'Playboy rapist' yet to convince parole board to release him

Photo shows Kay Schubach (L) and Kim Gentle (R). Photo by New Idea Magazine

MUST CREDIT NEW IDEA

Plaboy rapist survivor story by Rachel Olding.
Photo shows Kay Schubach (L) and Kim Gentle (R). Photo by New Idea Magazine MUST CREDIT NEW IDEA Plaboy rapist survivor story by Rachel Olding.

Convicted rapist Simon Monteiro says it is "in the public interest" that he be released, but the so-called "playboy rapist" is yet to convince the state parole board.

Dressed in prison greens, Monteiro represented himself at the hearing, delivering an at times combative argument for his parole, which was first signalled in a closed doors meeting by the State Parole Authority last month.

However on Friday the decision was stood over to December 12, until a full psychiatric review of Monteiro's mental health could be completed, as requested by the NSW commissioner.

The authority found it could not make a parol release order in light of "the need to protect the safety of the community," determining that the exact nature of any mental health issues "remained largely unclarified".

The former model and aspiring actor, who changed his name from Simon Lowe, has served nine and a half years of a 12-year sentence for the rape and assault of a girlfriend in Bellevue Hill in 2009.

His offences have been the subject of a petition signed by more than 30,000 Australians, to keep him behind bars and reform the parole system "to ensure that offenders who are not truly reformed and continue to pose a risk to the community are not released, even if their sentence is up."

According to Monteiro, the online petition is "based on a lot of things ... that are not true," and unfairly paints him as "monsters incorporated" and "the anti-christ."

In court he declined his father, Roland Lowe's, request to make a statement to the board, because "the press is there waiting to annihilate me."

However after the hearing Mr Lowe told Fairfax Media his son "has been punished more than enough for 10 years for a domestic crime. Simon should be released because he does not pose a threat to the public interest."

The possibility of his release also caught the gaze of NSW Attorney-General Mark Speakman, who said the state would be opposing parole, while making a broader announcement that new legislation regarding parole conditions would be introduced next week.

On Friday counsel for commissioner Peter Coady said it was the commissioner's view "it would be premature to go ahead with a substantive hearing until a psychiatric assessment has been obtained."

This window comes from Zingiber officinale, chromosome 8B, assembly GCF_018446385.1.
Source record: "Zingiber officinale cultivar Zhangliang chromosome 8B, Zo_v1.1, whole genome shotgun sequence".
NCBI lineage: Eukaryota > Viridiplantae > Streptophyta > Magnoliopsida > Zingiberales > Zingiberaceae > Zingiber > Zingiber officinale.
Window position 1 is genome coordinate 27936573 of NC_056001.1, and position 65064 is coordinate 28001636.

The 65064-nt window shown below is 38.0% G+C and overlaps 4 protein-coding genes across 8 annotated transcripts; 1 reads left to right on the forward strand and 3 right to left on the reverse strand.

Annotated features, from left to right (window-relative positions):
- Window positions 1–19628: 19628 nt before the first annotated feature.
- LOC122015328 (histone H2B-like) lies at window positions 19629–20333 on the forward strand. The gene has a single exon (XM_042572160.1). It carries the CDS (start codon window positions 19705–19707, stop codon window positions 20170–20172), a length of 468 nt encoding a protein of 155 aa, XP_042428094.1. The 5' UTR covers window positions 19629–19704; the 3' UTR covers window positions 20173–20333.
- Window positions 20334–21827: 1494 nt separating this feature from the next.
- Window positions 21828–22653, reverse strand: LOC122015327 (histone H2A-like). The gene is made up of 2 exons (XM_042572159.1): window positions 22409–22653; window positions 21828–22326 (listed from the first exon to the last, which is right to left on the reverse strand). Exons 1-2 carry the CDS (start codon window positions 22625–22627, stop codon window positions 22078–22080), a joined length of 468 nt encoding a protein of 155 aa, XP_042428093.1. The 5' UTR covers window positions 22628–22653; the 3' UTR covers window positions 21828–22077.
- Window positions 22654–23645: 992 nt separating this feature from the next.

Visibly exasperated by the request for a further mental health assessment, Monteiro said the commissioner's request was "just another delaying tactic and part of his vendetta against me."

"Nobody has raised, in the last nine months, the state of my mental health ... it hasn't been suggested, intimated, noted," he said, adding that he had only ever been diagnosed with post-traumatic stress disorder, as a result of "being raped as a child."

The decision is welcome news to his victims, who have summarily described Monteiro as "extremely narcissistic" and "with many anti-social mental health issues."

In a submission to the parole board, provided to Fairfax Media, one of his victims, Kim Gentle argued that Monteiro's release into the community "not only puts me at risk again, but also many of his past victims."

Kay Schubach, a fellow victim of Monteiro, was in court for the hearing and said the decision was "quite a vindication".

"To hear the assessment ... and to reserve their decision until he's had another mental health assessment, it does give me hope that justice will be seen in this."

Eight weeks into a relationship with Monteiro, the former eastern suburbs art dealer said she was almost strangled to death in their Point Piper apartment.

She said the NSW parole system needed urgent reform.

"We need a holistic assessment of someone like Simon. We can't just look at certain parts in isolation, or whether he has ticked boxes to meet parole criteria. It's not a big enough picture of who he is."

On Thursday Mr Speakman said current laws that kept "the most dangerous sex and violent offenders behind bars or under the strictest supervision beyond their sentence," would be strengthened by new legislation in the coming week.

This story 'Playboy rapist' yet to convince parole board to release him first appeared on The Sydney Morning Herald.